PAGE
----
A New Orleans Voudou PriestessA New Orleans Voudou Priestess: The Legend and Reality of Marie Laveau is another book I picked up on a whim, and it’s my recommended starting point for Carolyn Morrow Long, who specializes in books dealing with religion, spirituality, and the history of New Orleans. In contrast with Tracy Beach’s writing, Long’s accounting of the life of Marie Laveau is often very dry. Rather than a narrative style, her writing reveals her research process, presenting legends and rumors about the famed Voudou Queen, and laying out the meticulously-researched evidence to support or refute those stories. Reading through the book is almost like watching a detective at work, as Long digs through old birth records, baptism certificates, marriage announcements, property records, newspaper articles, and more. Like Beach, Long refers to interviews with those connected to Marie Laveau, and does her best to reconstruct a life largely lost to myth and sensationalism. The ultimate conclusion of Long’s research is that some details may forever be unknown. One of the most fascinating things about the book is that it reveals how easily truth can be lost under layers of imperfect memory and incomplete record keeping. The amount Long is able to reconstruct is amazing when you see her sources and methods laid out. During Laveau’s time in New Orleans, everyone seemed to be known by at least ten different names, and the spelling of those names was highly inconsistent. Long’s dry style actually helps in reclaiming Laveau from the sensational legends that have grown up around her since her death, and even within her own lifetime. Long reminds us that there was a real woman behind the stories, one with a family and deep ties to her community. Long also gives readers a glimpse into the unique history of New Orleans, its racial politics, and its blend and clash of cultures. The thoroughness of Long’s research and the precise way she lays it out makes this an excellent starting place for her work, and has me wanting to read her other titles.2424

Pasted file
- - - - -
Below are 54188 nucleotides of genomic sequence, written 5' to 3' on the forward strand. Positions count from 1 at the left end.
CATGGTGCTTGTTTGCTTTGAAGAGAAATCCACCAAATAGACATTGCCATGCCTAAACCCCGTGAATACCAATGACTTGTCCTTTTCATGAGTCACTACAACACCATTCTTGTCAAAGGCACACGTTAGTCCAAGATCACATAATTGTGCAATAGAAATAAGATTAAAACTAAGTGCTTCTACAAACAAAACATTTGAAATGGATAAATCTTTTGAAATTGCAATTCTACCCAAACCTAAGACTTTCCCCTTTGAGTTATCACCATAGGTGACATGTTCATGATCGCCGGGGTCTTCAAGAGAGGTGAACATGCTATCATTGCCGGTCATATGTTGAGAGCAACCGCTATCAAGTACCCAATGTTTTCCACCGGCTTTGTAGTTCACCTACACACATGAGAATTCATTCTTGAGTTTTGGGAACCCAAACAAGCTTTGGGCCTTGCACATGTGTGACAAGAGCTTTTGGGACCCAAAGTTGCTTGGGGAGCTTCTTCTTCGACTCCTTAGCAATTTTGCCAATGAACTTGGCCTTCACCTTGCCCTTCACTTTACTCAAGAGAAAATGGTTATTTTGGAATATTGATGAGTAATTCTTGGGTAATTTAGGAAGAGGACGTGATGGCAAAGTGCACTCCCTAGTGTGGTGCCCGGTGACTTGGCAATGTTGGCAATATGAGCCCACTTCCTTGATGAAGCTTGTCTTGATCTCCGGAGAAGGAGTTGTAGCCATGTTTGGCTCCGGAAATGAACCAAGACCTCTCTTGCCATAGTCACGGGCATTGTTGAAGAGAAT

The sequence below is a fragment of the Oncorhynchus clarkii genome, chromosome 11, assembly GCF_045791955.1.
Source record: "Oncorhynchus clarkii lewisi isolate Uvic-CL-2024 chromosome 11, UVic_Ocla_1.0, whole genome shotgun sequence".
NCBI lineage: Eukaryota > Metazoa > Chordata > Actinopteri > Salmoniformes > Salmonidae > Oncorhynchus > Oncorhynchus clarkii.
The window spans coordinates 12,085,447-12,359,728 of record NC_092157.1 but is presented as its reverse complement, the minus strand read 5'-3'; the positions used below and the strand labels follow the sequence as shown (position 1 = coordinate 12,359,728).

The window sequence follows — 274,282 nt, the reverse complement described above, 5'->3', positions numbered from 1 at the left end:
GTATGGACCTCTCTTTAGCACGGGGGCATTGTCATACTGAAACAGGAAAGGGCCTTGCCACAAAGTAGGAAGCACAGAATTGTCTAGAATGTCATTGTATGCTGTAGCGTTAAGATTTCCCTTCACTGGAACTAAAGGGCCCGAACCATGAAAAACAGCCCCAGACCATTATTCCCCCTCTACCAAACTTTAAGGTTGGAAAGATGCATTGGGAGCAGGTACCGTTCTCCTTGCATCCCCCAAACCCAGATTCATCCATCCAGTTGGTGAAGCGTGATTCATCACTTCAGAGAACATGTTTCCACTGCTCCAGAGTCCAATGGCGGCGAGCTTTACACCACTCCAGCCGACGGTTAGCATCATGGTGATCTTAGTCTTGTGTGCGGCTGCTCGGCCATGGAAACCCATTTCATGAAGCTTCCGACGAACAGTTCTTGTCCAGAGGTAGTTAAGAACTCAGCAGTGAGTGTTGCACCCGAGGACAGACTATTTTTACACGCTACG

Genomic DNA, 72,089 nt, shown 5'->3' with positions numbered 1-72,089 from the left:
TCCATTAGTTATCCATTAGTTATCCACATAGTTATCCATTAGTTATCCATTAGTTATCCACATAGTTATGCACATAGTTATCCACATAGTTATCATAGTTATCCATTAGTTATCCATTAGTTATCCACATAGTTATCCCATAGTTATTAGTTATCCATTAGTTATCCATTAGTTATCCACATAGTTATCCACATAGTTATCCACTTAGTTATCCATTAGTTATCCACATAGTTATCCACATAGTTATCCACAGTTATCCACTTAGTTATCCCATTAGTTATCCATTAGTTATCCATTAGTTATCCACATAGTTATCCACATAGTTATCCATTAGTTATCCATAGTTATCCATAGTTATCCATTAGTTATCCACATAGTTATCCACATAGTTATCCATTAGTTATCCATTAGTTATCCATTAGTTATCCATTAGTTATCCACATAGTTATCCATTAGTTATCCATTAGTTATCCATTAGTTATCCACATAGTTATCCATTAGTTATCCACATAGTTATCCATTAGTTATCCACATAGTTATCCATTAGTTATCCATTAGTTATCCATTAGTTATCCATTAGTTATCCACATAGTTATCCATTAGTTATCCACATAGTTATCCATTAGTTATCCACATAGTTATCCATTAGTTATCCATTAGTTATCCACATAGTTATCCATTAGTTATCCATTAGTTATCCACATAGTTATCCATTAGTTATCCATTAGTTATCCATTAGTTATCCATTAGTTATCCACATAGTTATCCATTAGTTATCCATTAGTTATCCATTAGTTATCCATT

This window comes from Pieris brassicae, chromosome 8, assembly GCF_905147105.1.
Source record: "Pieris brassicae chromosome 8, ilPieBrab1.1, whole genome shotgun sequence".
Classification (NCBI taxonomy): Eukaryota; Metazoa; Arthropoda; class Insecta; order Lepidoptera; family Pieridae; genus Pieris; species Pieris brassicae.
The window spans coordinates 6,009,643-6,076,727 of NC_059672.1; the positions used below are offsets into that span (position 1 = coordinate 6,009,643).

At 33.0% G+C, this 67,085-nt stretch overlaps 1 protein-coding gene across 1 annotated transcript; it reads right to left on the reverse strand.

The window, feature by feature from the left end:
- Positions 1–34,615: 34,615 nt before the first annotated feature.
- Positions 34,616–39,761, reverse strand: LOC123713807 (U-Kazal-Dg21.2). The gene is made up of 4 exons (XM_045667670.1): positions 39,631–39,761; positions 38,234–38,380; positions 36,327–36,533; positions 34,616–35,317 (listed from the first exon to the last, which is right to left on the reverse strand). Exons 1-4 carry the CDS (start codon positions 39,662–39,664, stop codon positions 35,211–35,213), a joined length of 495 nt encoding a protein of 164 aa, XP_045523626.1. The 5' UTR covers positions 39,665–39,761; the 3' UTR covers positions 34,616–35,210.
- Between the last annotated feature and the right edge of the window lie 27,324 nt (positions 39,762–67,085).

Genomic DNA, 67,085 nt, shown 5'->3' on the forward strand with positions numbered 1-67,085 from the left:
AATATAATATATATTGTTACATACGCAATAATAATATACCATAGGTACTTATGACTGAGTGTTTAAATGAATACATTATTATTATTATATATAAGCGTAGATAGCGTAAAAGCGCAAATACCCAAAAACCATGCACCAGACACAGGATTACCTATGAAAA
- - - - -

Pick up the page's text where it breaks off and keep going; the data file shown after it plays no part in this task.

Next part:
Sticking with the theme of books picked up on a whim that illuminate some aspect of local history, my recommended starting point for Cristin O’Keefe Aptowicz’s work is Dr. Mütter’s Marvels: A True Tale of Intrigue and Innovation at the Dawn of Modern Medicine. Today, Dr. Thomas Mütter is best known for the Philadelphia museum that bears his name, a museum of medical oddities containing anatomical casts, skeletons, medical instruments, and jars full of specimens. Rather than typical medical specimens, the collection focuses on unusual cases, and includes a plaster cast of the conjoined twins Chang and Eng, the tallest skeleton on view in North America, and “the soap lady”, the exhumed remains of a woman encased in adipocere, a fatty substance formed in rare cases under certain burial conditions. Like Beach, Aptowicz writes in a very engaging and easy to read narrative style. Far more than a collector of unique medical specimens, Aptowicz reveals Mütter as a deeply compassionate and highly innovative man. He pioneered delicate facial reconstruction surgery in North America, using techniques learned in Europe, and giving new hope to those who injuries and birth defects were considered un-treatable by most surgeons at the time. He was also a fierce advocate for many things we take for granted today – anesthesia, basic hygiene in the operating room, including the revolutionary idea that doctors should wash their hands in-between treating patients, after-care and recovery rooms, and working closely with patients at every stage of their surgery, before, during, and after so that they understood the process. The book is as much the story of early medicine in North America, and particularly Philadelphia. It is occasionally horrifying, but always fascinating, showing how the pioneers of modern medicine shaped hospitals, surgical facilities, and even medical schools. Due to the subject matter, it’s not a book for the squeamish, but it is an excellent and informative read, and a wonderful starting place for Aptowicz’s work.